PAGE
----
With every new Minster comes the likelihood of change; Wyatt brings more experience to the federal leadership position for improving Aboriginal and Torres Strait Islander peoples’ health than any of his predecessors or peers.
Minister Wyatt also comes to the portfolio after a period of turbulence in Indigenous health and Indigenous affairs more broadly.
The Indigenous Advancement Strategy (IAS) restructured and cut funding, causing “uncertainty, stress and anxiety”, according to submissions to the Senate Finance and Public Administration References Committee.
The IAS also forced a competitiveness between Aboriginal and Torres Strait Islander services never before encountered, and contributed significantly to stress on the ACCHO sector, which was already under pressure and inadequately funded to meet demand, in a policy environment that has pushed the “mainstreaming” of Indigenous health services.
The sector now also faces further uncertainty given that the Medicare Benefits Schedule Review, the Medicare rebate freeze, and the Pharmaceutical Benefits Scheme Review all have implications for the work of ACCHOs.
Also on the minds of many in the sector is the Nous review of the roles and functions of the National Aboriginal Community Controlled Health Organisation (NACCHO) and the state/territory Aboriginal and Torres Strait Islander health peak bodies (more background about this review is here).
In our interview, Wyatt said he would be guided by the findings of the Nous review, and that he would be “looking for a common position that strengthens the role of NACCHO and all the affiliates”.
“In times of uncertainty, it’s important that we create certainty,” he said.
Addressing social and cultural determinants of health
In his role as Minister for Indigenous Health, Wyatt wants to see improved primary health care access for Aboriginal and Torres Strait Islander people. This includes through ACCHOs and mainstream services.
In terms of mainstream health care access, Wyatt cited the challenges of geographical diversity, institutional racism and the need to address social and cultural determinants of health.
These challenges have long been poorly met by mainstream health services, yet better addressed by ACCHOs.
To address institutional racism and champion work on social and cultural determinants of health, a cross-portfolio working group endorsed by a cabinet sub-committee has been established.
Wyatt acknowledges that “social and cultural determinants of health underpin everything that we do”, sending a message of hope for achieving core components of the Aboriginal and Torres Strait Islander Health Plan Implementation Plan, launched in 2015.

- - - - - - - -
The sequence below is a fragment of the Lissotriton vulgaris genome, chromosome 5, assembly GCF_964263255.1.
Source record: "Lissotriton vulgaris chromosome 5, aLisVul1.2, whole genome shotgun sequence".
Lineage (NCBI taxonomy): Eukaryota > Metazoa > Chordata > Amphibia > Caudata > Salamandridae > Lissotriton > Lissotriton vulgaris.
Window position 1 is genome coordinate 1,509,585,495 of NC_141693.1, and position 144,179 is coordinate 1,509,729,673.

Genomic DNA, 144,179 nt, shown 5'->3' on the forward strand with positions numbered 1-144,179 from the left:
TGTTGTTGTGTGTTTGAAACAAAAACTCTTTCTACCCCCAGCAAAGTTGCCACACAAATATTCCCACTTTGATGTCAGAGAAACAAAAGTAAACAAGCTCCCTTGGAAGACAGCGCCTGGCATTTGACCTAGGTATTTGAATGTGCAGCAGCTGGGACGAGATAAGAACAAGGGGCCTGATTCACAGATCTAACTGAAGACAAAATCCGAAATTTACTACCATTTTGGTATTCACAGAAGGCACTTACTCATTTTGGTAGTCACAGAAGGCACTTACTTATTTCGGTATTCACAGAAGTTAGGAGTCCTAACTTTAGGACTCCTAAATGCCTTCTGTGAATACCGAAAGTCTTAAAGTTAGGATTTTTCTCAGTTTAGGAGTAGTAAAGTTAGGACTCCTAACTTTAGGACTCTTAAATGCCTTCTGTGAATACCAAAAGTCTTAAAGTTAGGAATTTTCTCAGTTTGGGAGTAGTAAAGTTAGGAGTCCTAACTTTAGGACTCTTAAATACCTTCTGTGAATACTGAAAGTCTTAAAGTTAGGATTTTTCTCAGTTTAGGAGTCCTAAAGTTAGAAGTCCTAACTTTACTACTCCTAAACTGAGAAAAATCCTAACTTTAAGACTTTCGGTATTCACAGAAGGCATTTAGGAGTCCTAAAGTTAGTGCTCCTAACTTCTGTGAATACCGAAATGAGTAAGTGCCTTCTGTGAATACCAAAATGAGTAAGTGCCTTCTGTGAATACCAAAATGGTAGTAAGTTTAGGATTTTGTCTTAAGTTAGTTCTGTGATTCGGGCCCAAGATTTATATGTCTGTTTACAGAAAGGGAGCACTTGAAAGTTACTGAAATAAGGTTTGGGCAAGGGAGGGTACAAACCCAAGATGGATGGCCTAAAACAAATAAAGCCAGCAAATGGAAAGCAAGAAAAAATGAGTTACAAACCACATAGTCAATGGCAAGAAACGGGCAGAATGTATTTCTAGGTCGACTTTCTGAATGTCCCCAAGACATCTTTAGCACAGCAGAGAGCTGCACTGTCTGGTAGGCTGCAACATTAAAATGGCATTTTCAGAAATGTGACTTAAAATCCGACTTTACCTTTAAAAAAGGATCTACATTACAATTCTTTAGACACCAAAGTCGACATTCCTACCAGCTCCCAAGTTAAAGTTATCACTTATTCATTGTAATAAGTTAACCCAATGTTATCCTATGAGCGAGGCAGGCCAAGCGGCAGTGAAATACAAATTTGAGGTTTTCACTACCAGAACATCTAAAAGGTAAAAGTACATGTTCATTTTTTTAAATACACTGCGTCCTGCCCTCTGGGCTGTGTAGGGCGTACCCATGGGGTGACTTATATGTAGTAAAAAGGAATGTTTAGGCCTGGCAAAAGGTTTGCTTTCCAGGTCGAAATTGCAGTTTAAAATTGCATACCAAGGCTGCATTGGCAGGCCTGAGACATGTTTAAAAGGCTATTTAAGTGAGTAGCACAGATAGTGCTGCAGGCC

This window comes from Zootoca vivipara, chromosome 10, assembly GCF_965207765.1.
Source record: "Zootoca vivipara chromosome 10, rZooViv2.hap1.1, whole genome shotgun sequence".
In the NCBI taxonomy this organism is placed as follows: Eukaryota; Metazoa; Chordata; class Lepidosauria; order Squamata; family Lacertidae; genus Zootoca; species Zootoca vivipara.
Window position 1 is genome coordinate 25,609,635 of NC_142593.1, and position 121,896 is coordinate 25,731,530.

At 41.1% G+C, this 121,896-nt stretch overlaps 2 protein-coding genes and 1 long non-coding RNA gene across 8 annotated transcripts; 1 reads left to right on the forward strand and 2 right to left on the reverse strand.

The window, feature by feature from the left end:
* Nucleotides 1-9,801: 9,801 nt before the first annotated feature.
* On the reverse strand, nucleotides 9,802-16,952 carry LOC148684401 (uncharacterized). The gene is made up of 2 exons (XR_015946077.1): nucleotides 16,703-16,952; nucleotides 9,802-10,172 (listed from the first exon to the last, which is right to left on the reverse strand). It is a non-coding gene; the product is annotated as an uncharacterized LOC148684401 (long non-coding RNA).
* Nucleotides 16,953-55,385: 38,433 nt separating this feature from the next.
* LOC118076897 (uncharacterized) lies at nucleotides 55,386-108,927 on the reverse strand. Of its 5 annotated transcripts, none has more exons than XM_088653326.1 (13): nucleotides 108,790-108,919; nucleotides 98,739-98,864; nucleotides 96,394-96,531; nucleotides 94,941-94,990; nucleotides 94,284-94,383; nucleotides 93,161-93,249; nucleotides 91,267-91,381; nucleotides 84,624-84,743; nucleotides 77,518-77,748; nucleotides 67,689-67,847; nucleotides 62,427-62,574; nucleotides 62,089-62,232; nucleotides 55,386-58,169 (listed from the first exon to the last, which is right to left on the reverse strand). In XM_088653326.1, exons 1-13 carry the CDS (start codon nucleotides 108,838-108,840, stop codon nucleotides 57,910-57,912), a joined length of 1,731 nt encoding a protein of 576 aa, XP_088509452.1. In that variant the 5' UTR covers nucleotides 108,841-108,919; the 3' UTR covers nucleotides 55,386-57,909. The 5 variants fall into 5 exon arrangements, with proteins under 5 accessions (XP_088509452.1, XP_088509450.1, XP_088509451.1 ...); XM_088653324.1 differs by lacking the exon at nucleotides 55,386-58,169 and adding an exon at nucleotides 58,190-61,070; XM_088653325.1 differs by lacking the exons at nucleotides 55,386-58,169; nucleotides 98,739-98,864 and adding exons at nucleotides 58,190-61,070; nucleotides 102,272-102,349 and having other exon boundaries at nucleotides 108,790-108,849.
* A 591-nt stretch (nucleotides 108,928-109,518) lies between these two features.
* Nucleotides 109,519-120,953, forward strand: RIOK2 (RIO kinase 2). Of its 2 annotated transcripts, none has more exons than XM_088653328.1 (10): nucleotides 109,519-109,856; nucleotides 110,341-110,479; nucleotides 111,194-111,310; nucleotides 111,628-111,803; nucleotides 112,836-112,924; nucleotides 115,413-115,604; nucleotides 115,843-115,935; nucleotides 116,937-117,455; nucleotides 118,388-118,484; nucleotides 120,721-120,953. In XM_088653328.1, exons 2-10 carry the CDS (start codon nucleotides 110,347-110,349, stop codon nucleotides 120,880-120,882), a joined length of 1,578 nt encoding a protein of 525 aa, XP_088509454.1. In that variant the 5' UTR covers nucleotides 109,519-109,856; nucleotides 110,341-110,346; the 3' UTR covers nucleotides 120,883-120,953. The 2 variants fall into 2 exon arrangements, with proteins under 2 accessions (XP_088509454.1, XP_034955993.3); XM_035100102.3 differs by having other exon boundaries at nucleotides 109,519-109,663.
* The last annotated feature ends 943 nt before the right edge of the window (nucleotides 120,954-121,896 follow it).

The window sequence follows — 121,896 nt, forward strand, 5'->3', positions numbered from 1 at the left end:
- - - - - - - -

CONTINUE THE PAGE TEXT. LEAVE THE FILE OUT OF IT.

We have learnt from the limitations of NAHS implementation that mechanisms of accountability are crucial.
The role of the new Social and Cultural Working Group is unclear, but at the very least is intersectoral, consisting of the Departments of Health and Prime Minister and Cabinet, and the Australian Institute of Health and Welfare, as well as Aboriginal and Torres Strait Islander representatives, including:
- Richard Weston from the National Health Leadership Forum and the Healing Foundation, as Co-Chair
- Pat Turner from NACCHO
- Donna Ah Chee, Julie Tongs and Mark Wenitong with expertise across early childhood, comprehensive primary health care, acute care and justice, among other issues.
Minister Wyatt clearly has some significant challenges ahead. Given his commitment to action on the social and cultural determinants of health, he will have to forge effective ways of working across sectoral and jurisdictional boundaries.
While governments have a long history of poor accountability in relation to Aboriginal and Torres Strait Islander health, the solutions are well identified about how to deliver and evaluate effective and efficient care.
Countless calls for national leadership have been made and, now that we have an experienced, respected and respectful Aboriginal Minister at the helm, many will be hoping that he can achieve the level of change needed, including a strengthening of ACCHOs in funding, certainty and influence over mainstream models of care, and effective outcomes from the new social and cultural unit.
• Summer May Finlay is a Yorta Yorta woman, public health practitioner and PhD scholar at the University of South Australia.
• Dr Megan Williams, who is a descendent of the Wiradjuri people of central NSW and also has English and Irish heritage, is a Senior Research Fellow at Western Sydney University.
Stay tuned for the second article in this series, with a #JustJustice focus.